POPTP – Pictures of People Taking Pictures. Sort of like shooting fish in a barrel these days, as everyone takes pictures of everything and everywhere. But everywhere I go I look for opportunities to catch interesting people photographing an interesting scene. And also taking the time to actually appreciate the scene!
“I find it odd to confine life events and creative evolution to the arbitrary boundaries of a calendar year, but, as I have noted before, I welcome the excuse to pause and examine the progress, trends, and implications of my experiences in the past months.” Guy Tal
Odd or not, the tendency to compartmentalize our lives into blocks of 365 days is as good a way to reflect as any. A calendar year works as well as a birthday or anniversary year for that purpose. And I fear that if it wasn’t for the annual reminder, many of our species would not bother to look back at all, occupied as we are with running around, faces glued to electronic devices of all kinds in our real or imagined “busy-ness.”
As I looked back through my photographs from 2018 I began to realize that it was truly a year of departure for me, both literally and photographically.
Kathy & I “departed” from the workplace after 40 or so years of work.
We “departed” the shores of the U.S. for another continent for the second straight year
My photography “departed” from the norm, as more and more of my photographs had people in them
My photography “departed” from the norm, as more and more of my photographs were finished in black & white
Even more of my photos taken “in” a place are not “of” or “about” that place
We spent a month (actually 28 days) at the beach, the longest either of us had ever been away from home
I’m not sure what to make of the fact that more and more of my photos have people in them. I’ve historically considered myself to be primarily a landscape photographer, and have often responded to requests to photograph weddings and portraits with something along the lines of “notice that most of my photos do not have people in them. Thanks, but no.” I do think that as I get older I find that experiences and relationships have taken a higher priority than trophy icon shots or sunrises and sunsets. Oh, I still get my share of those, but for the most part the photos that call my name are the ones that bring back memories of a place, or more likely the memory of my feelings that I had when I was in the place. Venice is a good example. As much as I loved Tuscany, the few hours that I spent – mostly alone – wandering around Venice in the early morning is one of my most cherished memories.
I chose this collection of photos not because they are my “best” or “Greatest Hits” from 2018, but rather because they represent how I feel about the things I did and places I went, and how I felt while I was there. It’s not that these are photos I never would have taken previously, but more that they are photos that better capture my memory of a place, not just documenting what I saw.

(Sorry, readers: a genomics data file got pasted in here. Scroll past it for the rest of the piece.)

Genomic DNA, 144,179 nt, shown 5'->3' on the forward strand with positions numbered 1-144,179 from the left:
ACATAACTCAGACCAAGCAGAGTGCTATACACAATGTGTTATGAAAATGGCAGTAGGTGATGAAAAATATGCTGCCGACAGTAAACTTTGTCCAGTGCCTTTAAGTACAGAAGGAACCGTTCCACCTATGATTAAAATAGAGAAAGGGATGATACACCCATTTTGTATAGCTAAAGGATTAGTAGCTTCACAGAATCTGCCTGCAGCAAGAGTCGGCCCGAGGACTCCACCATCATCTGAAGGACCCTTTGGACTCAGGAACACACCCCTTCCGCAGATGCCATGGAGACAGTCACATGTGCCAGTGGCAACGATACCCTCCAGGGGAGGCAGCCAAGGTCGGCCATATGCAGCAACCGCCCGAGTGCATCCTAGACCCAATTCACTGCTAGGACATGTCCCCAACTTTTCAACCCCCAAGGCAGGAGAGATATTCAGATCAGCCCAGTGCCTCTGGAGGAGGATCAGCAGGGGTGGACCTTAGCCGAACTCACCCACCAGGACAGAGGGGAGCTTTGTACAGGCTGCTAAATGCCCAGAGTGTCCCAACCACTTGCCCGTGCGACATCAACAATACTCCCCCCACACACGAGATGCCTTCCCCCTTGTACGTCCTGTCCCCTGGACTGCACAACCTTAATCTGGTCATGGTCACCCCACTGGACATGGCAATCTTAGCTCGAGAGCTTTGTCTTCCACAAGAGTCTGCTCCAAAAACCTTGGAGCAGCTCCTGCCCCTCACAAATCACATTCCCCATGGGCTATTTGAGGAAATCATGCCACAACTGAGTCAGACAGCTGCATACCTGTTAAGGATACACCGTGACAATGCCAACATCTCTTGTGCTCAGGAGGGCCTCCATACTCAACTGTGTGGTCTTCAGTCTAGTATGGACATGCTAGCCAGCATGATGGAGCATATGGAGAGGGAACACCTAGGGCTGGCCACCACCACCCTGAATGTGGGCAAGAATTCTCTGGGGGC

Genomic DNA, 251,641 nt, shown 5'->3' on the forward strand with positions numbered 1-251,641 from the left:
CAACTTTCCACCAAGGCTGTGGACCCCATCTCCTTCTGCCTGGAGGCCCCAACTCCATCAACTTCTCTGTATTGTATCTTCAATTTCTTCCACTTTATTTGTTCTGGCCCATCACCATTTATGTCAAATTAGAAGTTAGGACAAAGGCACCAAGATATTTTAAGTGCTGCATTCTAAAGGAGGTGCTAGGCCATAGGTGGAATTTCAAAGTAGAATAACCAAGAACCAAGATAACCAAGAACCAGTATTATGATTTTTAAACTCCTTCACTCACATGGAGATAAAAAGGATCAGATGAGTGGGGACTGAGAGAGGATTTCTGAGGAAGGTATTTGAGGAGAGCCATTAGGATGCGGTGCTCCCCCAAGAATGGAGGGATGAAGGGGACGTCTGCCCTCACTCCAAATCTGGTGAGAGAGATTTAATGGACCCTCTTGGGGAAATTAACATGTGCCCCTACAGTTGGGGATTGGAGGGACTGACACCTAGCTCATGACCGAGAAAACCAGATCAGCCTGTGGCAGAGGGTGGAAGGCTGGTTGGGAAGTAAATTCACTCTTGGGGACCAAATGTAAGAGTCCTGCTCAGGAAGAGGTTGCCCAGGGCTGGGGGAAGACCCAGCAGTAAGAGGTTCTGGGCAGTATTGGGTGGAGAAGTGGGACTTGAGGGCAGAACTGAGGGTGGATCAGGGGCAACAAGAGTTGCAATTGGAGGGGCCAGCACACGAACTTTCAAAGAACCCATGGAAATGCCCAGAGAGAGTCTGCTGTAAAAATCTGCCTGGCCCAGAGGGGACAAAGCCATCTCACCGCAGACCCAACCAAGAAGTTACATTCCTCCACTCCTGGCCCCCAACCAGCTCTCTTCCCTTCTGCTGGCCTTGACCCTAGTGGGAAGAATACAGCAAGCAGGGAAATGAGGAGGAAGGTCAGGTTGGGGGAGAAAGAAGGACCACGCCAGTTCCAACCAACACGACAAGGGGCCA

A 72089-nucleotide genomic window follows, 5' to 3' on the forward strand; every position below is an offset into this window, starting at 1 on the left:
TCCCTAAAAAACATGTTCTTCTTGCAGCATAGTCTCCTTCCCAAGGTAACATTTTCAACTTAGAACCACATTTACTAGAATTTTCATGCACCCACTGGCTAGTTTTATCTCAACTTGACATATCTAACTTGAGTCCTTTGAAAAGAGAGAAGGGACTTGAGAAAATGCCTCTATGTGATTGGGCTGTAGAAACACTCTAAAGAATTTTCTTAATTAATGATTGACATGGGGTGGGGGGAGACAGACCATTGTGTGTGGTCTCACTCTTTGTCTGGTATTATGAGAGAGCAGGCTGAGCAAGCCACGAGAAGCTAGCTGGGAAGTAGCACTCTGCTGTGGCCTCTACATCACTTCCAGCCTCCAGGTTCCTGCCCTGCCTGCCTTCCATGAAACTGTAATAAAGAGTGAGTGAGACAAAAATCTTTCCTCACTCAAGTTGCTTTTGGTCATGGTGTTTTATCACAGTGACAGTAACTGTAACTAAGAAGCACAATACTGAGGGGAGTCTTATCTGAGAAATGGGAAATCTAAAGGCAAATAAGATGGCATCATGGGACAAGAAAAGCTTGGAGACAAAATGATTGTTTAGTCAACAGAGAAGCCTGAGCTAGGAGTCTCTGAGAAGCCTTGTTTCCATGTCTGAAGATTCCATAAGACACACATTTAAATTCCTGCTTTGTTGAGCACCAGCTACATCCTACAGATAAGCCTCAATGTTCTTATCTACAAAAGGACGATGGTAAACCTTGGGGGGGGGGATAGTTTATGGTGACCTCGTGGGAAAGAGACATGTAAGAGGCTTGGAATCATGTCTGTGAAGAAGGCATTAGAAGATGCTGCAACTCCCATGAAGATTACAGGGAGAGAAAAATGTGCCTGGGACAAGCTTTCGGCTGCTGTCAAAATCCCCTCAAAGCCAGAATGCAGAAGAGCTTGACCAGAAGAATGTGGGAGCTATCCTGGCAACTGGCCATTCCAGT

Kathy & I wish everyone a Happy New Year. We’ve got lots planned for 2019 and are looking forward to getting started!
Merry Christmas to all, and thank you for continuing to follow along with our adventures. We are still working on plans for 2019 but it promises to be another year of fun and discovery, with a few photos along the way!
I took advantage of the snowy weather here to work on a long-overdue project of adding photo galleries to my website. I just added a gallery of photos from our visit to Colorado in 2015. I did say LONG overdue…. 😉
I don’t get bird photos like my buddy Don Brown, but once in a while I see birds. This flock passed over us one evening at the beach – I’m pretty sure they are some kind of geese, but looked too dark to be Tundra Swans or Snow Geese. Probably Canada Geese. They were going the right way, though – South! They were so high up that I couldn’t hear them squawking over the sound of the surf, but I’m sure they must have been noisy.
There were so many of them in so long a line that I couldn’t get them all in one shot. Who ever thought of shooting birds with a wide-angle lens?!?!
A technique that I love to use at the beach is motion blur. This can take the form of long shutter speeds on a tripod, or panning the camera along the scene or with a moving wave. It can convey a feeling of motion, simplify a busy scene or just look “pretty.” It doesn’t work just anywhere, and I’ve become pretty good about knowing when to use it.
I hadn’t tried using motion blur much this trip until I was reminded of it in a recent Instagram post by William Neill. Bill originally inspired me to try using motion blur years ago, and his work continues to inspire me.
Last night while we waited to see if the moonrise would be visible, I tried using a slow shutter speed on the water, the sky and even some sea oats blowing in the wind. A few of them came out OK, so I thought I would share.